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World Engineering Day Spotlight: STEM Project Inspires the Exoskeleton Jacket

Indispensable, technological inventors and benefactor of innovation; just some of the descriptions given to engineers for their ground-breaking work. Entering March, Primary Engineer® is joining the celebrations for World Engineering Day, spring boarding awareness for the excitement within engineering. Creating greater prosperity and better quality of life for everyonePrimary Engineer® aspires to transfer these attributes to primary and secondary school pupils during the ‘If You Were an Engineer, What Would You Do?®’ competition, as the possibilities for selfless, life-changing invention is made evident by 2018’s Krystyna Marshall.  

In 2018, a participant of the competition, Krystyna Marshall, submitted the ‘Exoskeleton Jacket’ to help her younger cousin who sufferers from Spinal Muscular Atrophy (SMA). Krystyna’s cousin suffers from Type 1 SMA, which develops in babies less than 6 months old, is incurable and the most severe type of the degenerative disease. Children who suffer from the disease have mobility issues, struggle breathing or eating and are unable to raise their head or sit without assistance. As said by Krystyna, this was the main issue that she wanted to solve for the competition, enabling her cousin to have a more conventional, playful and enjoyable childhood 

The main aim of the jacket is to add strength and support to the back muscles and spine. To do this, the jacket is made up of three ‘guards’: spine, head and arms. The spine is intended to help mobility in the user by adding stability and strengthwith the connected hood stabilising the guard and adding structure to the nape of the neck. Krystyna herself designed this particular section of the ‘Exoskeleton Jacket’ to be like “a spine outside of your body”replacing that which has been damaged by SMA. The neckline will also be relatively high, attaching to the head guard to support movement. In essence, “the spinal guard will be like a helping hand for the SMA sufferer. Finally, arm guards work to, once again, improve mobility in the sufferer, allowing day-to-day use that we typically do not give much thought to; making food or a drink, using a mobile phone, even getting dressed are all made impossible by type 1 SMA. Krystyna’s annotated drawing suggested a “harder but flexible material”, allowing young children to be able to wear it and reap the benefits of her invention. On a cosmetic level, the jacket will be waterproof, lightweight and fashionable, perfect for any weather, accidental spills and withstands changing styles. Having it either zip or button up means SMA sufferers with varying hand mobility will have independence in closing the jacket.  

A team member in the creation of Krystyna’s ExoskeletonDr. Matthew Dickinson, Course Leader for Meng/BEng Computer Aided Engineering, said: “In engineering, we are taught about the rules and regulations of things we can and cannot do. As professionals this can often lead to simply ruling out what could be a great idea, just because we believe from the start that this could not be done. Imagine if you could tap into innovative thinking that has never met these rules and restrictions. By getting involved with Primary Engineer, you can get that exactly; you are not just helping a young person with their idea, you are also reminding yourself to always think outside of the box.”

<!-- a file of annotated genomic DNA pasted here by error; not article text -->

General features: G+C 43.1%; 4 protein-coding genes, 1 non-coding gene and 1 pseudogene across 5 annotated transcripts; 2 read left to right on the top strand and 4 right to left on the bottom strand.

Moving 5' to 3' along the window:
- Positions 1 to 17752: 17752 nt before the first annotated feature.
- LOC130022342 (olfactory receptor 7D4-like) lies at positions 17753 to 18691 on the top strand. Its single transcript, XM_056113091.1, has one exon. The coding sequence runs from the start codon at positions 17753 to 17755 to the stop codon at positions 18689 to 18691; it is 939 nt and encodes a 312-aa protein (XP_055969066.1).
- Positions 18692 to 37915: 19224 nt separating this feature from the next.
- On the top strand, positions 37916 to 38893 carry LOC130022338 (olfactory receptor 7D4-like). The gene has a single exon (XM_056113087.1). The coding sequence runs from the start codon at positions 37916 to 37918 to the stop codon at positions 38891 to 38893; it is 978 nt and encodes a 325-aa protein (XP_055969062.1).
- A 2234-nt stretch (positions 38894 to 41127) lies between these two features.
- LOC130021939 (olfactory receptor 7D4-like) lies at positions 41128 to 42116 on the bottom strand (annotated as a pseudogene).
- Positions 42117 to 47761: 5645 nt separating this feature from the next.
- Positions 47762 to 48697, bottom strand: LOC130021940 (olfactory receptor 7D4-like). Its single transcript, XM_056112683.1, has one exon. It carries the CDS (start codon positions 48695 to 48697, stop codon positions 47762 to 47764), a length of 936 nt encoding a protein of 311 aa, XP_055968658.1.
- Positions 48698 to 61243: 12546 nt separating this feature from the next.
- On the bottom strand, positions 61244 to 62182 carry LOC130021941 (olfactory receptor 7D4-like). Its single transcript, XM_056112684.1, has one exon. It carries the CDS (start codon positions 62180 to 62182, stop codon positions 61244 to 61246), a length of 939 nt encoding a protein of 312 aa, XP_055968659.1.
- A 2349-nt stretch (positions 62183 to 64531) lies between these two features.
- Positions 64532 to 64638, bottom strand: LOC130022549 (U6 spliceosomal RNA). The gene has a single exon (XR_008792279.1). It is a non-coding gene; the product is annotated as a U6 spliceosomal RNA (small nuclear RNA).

The University of Central Lancashire’s ‘Engineering Innovation Centre’ strives to drive regional and national economic growth, as well as bringing the creativity of engineering inventions to lifeIn her original design, Krystyna suggested metal as a main material, ensuring quality and durability in the jacket. During the planning phasehowever, the University of Central Lancashire’s School of Engineering thought “the amount of metal needed to create the exoskeleton would make the design too expensive and heavy”. Instead, the university 3D printed parts for the jacket, drastically reducing the weight and cost, as well as improving production time and repair cost. In response to the realisation of her ‘Exoskeleton Jacket’, Krystyna said “a new world [has been] opened up to children with spinal conditions. The invention allows them to carry out simple tasks that were previously impossible, such as sitting up in bed or typing their shoelaces. For children with SMA, this is life changing. Her aspiration in creating a product that serves her younger cousin, as well as the 1.5 million SMA suffers in the UK alone, has validated her engineering efforts. 

Primary Engineer’s ‘If You Were an Engineer, What Would You Do?®’ competition asks pupils from primary and secondary schools to interview industry experts, identify a problem in their surroundings, then design innovative engineering solutions. Alongside their designs, pupils are asked to write a letter to engineers, in hopes of their invention being built, just as Krystyna’s was. Every entrsubmitted is graded and shortlisted by engineerswith a judging panel selects regional winnersIn essence, engineers inspire school pupils, but school pupils also inspire engineers. Public exhibitions are arranged, celebrating the ingenuity and determination of participating pupils. In the case of Krystyna, Gatwick Airport, a long-time supporter of the competition, was the perfect setting to showcase the Exoskeleton, highlighting creativity within engineering to the public  

Krystyna is just one of the amazing inventions we received during the ‘If You Were an Engineer, What Would You Do?®’ competition. With so many more revolving around the environment, energy, healthcare and vehicles, the possibilities are endless in the minds of inspired pupils. Visit our virtual celebration galleries for last year’s shortlisted and winning designs.  

Find out more about the competition and how your pupils can get involved, visit: